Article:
The Burning Books Library


Minneapolis, MN—February 2005

“When fascism comes to America, it will be wrapped in the flag and carrying a cross.”

—Author unknown, but often misattributed to Sinclair Lewis

Because one project is never enough, in the spring of 2005 the bibliophile in me thought it would be fun to start a second, smaller endeavor within the walls of Altered Esthetics. Already in the habit of hosting unusual exhibits like our video-game art exhibit and The Art of Horror, Altered Esthetics often tackled topics that were a little offbeat for traditional galleries or hosted individual works that were risqué. Not so unlike the risqué books that have graced the shelves of libraries in various eras, only to be pulled in a fit of censorship.

Some might say that artwork previously banned or censored was itself in poor taste, but more often than not it was because the artist had a political agenda or something quite important to say. Using an illegal method to create their work could get them fame and notoriety. Within the past two decades there has been an uptick in religious and political censorship, statements on corporate greed and American aggression, where museums have kowtowed to a political agenda or risk losing state funding.

What makes art bad might be one of the more subjective questions to ask, but I believe there’s a spectrum regardless of one’s political affiliation or taste in art. Art can make a statement without being very well executed, and good art doesn’t necessarily have to make a statement, but great art manages to do both. If you had a scale where of great art based on these factors, where would you put the Mona Lisa? Banksy?

My friends and I thought the same was true of books. Many of the books that have been banned throughout history weren’t full of profanity or violence. Banned books often simply challenged the status quo, or included dangerous political ideas: 1984, Animal Farm, and Fahrenheit 451 to name a few. I never understood that. Isn’t the best way to make sure something is seen by many to ban it, at least in the internet era? (See: The Streisand effect.)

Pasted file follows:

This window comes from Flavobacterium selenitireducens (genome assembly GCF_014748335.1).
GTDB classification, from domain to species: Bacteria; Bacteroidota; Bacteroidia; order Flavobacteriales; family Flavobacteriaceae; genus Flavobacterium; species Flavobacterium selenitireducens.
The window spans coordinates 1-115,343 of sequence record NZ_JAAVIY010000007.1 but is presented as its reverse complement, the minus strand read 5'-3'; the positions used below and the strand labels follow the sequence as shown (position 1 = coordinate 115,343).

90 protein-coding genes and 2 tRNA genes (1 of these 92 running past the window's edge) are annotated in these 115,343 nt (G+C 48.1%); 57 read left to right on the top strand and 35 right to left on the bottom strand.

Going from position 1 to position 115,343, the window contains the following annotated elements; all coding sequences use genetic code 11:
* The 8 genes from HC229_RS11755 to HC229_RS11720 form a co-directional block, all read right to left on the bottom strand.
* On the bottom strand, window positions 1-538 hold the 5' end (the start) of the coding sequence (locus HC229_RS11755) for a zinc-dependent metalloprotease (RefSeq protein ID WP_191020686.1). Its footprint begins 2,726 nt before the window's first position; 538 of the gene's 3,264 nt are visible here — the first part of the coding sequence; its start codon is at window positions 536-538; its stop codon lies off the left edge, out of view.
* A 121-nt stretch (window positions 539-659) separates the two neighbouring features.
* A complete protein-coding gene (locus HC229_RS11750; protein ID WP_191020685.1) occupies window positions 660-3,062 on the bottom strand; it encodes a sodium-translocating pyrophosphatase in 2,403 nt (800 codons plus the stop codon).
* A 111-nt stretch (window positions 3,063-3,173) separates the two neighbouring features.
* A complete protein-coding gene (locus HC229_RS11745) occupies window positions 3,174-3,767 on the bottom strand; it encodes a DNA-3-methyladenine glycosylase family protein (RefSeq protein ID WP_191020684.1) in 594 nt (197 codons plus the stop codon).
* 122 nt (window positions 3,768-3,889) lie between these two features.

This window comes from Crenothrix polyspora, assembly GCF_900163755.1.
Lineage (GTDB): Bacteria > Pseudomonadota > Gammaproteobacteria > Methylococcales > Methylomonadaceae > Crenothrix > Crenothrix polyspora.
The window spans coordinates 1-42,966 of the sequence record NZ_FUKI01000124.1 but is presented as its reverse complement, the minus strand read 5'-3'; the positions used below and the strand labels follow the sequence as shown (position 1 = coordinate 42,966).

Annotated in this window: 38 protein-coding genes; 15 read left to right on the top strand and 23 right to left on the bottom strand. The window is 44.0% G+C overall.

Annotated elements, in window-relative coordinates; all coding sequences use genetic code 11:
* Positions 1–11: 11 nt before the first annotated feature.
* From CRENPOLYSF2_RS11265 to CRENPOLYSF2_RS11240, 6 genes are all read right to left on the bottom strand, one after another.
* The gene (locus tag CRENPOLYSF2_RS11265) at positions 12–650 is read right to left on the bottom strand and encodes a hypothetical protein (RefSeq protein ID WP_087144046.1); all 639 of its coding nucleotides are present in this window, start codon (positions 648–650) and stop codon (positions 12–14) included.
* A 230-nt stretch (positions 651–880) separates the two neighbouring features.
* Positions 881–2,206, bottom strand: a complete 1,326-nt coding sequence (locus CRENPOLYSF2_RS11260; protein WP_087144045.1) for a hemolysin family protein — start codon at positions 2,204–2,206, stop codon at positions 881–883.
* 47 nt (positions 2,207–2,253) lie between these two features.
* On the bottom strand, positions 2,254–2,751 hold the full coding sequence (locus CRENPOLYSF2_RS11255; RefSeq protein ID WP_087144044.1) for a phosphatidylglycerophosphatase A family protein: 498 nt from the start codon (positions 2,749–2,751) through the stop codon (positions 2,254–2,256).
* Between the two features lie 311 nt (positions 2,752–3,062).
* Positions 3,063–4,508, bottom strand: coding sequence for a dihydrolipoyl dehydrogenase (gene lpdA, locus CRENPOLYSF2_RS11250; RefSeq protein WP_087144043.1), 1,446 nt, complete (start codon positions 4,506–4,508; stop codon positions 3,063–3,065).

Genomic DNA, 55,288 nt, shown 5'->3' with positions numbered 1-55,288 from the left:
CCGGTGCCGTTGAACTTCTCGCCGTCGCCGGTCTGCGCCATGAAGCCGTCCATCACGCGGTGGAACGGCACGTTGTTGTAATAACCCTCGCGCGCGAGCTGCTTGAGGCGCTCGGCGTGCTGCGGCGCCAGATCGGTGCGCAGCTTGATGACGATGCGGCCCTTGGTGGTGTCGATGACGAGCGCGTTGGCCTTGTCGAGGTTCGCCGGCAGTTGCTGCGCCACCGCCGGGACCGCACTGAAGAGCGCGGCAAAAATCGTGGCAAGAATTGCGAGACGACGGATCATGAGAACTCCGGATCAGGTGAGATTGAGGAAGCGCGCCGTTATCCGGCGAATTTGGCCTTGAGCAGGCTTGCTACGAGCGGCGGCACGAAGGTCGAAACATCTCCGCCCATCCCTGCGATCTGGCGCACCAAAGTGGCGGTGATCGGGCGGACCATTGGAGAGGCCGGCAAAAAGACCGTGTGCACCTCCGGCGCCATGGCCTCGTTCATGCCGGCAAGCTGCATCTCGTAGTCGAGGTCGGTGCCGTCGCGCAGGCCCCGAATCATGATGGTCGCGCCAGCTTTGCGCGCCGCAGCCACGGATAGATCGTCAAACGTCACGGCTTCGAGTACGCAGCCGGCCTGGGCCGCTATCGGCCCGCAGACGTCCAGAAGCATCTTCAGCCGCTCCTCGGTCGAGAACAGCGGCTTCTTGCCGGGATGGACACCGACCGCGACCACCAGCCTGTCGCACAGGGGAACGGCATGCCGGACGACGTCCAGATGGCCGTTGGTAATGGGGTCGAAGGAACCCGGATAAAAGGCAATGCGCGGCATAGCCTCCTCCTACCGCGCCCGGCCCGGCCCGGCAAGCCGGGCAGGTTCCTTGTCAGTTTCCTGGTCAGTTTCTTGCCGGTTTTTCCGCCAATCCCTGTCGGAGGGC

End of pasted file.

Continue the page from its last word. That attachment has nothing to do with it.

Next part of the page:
So, I opened a tiny library at the gallery: the Burning Books Library. It was an open collection of the banned, censored, and forbidden books of history. I built a small website with a continually updated list and painted some shelves on which to stock the books. It began as a collection of my own novels—classics and contemporaries that had once been banned, from To Kill a Mockingbird to the more recent Go Ask Alice. A welcome space for introverts, the little bookshelf was kept by the couches, and folks would often flip through the books as they joined us for open gallery hours or receptions.

Early on, Altered Esthetics would host reading clubs and pick a book that coincided with the theme of that month’s exhibit. During the 2005 Animal Art exhibit the club read Animal Farm and discussed the not-so-subtle nuances of political agenda and power. During the Pinko Commies exhibit we stepped outside the novel list to read the Patriot Act of 2001. As they came to visit, friends of mine would contribute additional books to the library, and soon we had a pretty impressive collection.

As the gallery got busier, the library side project fell by the wayside, but it was a cool experiment in shared space. Over the years I got better about deciding which shiny new projects I would take on and which ones to set aside. My peers taught me it’s best to do fewer things well, and I started to focus in more on key activities. Perhaps fun new projects are my own personal version of a banned book: sometimes it’s too tempting not to dive in! Why is it that slapping the forbidden label on something makes it infinitely more enticing?


This post is adapted from It’s Never Going To Work: A Tale of Art and Nonprofits in the Minneapolis Community with illustrations by Athena Currier. Post graphics by Jamie Schumacher. ©2018 Jamie Schumacher.

It’s Never Going To Work is a light-hearted, illustrated book that offers real-life insights on founding a community space and nonprofit. It provides tools, tips, resources, and camaraderie to community organizers and anybody attempting something new.